- In the interaction between indigenous-, African-, European-, and Asian-derived religious traditions in Guyana, Comfa evolved as a possession and ceremonial complex in which protection, problem solving, and healing may be offered to clients. The name derives from the Twi O’komfo: “priest, diviner, or prophet/soothsayer.” Until the 1950s, Comfa referred to the worship and propitiation of the “Watermamma.” Kean Gibson notes that “anyone who becomes spiritually possessed on hearing the beating of drums, or who becomes possessed without apparent reason . . . are said to ‘ketch comfa.’” But it can also refer to communal events led by a host and celebrants who invite possession and mediate between clients and other-thanhuman persons or spirits. These beings who elect to work through entranced celebrants include ancestral members of all the ethnicities that contribute to Guyana’s multicultural population. Each ethnically identified being plays a stereotypical role and is recognizable in the trance “work.” One example of this that also illustrates another link with shamanic initiation and performance elsewhere is that “Spanish spirits . . . demand sexual relations” with a practitioner of the opposite gender. In Siberia and elsewhere, this would be talked about as “marriage” and would lead to transvestitism, but in Comfa, “Spanish spirits” are identified as “prostitutes” and the few who work with them are labeled “promiscuous homosexuals and lesbians.” As elsewhere in the Caribbean, this acceptable possession tradition is often opposed to Obeah.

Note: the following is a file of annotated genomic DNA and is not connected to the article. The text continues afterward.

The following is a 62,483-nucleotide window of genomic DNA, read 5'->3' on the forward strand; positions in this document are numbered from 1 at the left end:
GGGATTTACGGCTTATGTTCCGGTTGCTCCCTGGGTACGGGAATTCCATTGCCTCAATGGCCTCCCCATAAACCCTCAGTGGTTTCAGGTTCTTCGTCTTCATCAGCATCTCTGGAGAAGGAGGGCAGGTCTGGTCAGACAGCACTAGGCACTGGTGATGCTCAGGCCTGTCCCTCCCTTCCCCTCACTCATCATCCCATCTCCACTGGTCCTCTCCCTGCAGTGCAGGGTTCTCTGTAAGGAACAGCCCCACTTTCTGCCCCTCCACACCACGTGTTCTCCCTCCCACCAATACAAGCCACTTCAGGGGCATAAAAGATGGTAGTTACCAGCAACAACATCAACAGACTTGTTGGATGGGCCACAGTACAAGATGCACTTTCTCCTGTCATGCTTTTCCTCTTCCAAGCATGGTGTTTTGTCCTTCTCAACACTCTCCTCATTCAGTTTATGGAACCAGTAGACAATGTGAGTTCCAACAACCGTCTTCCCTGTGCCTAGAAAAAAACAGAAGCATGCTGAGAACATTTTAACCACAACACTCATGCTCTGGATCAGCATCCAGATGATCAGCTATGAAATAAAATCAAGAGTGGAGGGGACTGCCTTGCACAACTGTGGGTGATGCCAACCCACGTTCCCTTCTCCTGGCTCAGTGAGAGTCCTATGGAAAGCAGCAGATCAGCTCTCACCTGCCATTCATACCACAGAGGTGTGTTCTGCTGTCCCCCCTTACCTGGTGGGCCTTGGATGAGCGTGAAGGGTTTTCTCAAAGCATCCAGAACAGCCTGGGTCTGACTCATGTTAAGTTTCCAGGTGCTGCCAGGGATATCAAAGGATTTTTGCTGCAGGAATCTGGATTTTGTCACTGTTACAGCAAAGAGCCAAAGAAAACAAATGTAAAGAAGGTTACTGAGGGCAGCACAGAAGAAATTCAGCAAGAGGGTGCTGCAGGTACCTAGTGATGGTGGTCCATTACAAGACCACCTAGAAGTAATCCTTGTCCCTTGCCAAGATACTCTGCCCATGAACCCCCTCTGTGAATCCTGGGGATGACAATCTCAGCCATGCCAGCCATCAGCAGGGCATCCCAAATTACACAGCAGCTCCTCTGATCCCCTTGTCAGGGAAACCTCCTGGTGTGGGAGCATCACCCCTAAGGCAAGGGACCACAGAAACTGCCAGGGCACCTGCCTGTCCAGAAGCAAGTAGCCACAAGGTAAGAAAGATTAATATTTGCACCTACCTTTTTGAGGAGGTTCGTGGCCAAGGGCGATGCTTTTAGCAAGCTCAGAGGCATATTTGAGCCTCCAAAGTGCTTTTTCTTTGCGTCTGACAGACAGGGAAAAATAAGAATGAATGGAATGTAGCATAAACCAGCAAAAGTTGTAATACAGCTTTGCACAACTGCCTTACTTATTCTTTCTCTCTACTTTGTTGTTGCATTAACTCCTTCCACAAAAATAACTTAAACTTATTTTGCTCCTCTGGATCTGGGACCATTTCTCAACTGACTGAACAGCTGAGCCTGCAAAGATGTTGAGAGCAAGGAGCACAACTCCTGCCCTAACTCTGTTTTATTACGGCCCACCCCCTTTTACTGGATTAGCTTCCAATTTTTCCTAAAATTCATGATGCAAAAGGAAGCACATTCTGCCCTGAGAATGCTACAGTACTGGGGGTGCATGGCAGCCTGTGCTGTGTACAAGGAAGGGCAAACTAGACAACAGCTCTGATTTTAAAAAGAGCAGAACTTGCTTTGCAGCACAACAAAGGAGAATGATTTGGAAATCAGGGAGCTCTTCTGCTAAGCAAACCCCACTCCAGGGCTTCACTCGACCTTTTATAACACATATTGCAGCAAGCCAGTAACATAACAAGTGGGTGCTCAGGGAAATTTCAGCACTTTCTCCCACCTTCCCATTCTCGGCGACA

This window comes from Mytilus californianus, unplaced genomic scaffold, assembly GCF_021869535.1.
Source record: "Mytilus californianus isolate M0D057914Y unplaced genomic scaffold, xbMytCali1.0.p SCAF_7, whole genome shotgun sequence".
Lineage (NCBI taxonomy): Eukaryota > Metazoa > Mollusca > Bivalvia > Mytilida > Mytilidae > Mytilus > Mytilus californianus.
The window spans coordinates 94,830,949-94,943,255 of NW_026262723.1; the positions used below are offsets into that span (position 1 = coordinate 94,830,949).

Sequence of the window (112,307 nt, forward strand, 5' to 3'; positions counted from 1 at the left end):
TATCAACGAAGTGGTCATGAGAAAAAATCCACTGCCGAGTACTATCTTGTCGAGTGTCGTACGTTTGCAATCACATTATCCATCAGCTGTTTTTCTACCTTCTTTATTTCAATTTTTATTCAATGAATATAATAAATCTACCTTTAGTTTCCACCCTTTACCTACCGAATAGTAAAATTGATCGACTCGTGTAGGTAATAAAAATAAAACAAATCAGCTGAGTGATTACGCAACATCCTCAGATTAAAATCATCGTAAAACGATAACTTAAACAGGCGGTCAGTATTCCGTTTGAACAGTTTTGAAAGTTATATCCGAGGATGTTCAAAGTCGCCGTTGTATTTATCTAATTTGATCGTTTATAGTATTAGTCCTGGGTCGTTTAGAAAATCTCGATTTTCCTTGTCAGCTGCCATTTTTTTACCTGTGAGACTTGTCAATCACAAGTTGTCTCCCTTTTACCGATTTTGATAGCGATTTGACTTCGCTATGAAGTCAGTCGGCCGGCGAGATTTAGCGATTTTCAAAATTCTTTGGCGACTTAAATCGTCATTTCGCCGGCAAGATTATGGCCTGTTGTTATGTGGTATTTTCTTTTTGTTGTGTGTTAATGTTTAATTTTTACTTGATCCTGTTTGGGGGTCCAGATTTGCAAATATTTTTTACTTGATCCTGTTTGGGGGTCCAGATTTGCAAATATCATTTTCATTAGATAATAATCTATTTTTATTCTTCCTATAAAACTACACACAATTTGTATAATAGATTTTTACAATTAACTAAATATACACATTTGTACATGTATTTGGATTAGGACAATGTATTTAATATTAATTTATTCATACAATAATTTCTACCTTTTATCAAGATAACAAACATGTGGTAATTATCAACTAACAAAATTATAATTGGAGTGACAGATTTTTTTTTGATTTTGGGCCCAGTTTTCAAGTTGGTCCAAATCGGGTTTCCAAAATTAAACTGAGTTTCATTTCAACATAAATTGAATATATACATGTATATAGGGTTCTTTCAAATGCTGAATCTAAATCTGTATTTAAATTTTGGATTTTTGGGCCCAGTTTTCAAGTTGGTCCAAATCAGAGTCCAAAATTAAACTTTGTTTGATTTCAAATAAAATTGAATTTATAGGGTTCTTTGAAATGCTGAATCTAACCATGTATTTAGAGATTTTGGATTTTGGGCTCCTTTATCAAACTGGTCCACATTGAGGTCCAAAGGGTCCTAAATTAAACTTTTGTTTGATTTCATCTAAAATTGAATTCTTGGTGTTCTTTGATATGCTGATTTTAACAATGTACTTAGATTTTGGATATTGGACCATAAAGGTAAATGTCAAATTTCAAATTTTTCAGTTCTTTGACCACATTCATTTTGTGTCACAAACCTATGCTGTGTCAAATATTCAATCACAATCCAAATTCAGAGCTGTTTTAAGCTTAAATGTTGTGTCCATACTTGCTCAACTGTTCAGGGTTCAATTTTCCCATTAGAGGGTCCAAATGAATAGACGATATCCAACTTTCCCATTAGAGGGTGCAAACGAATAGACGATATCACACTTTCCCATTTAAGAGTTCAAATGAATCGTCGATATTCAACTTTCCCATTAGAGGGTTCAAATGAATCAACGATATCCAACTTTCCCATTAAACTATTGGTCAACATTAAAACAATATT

Historical dictionary of shamanism. Graham Harvey and Robert J. Wallis. 2007.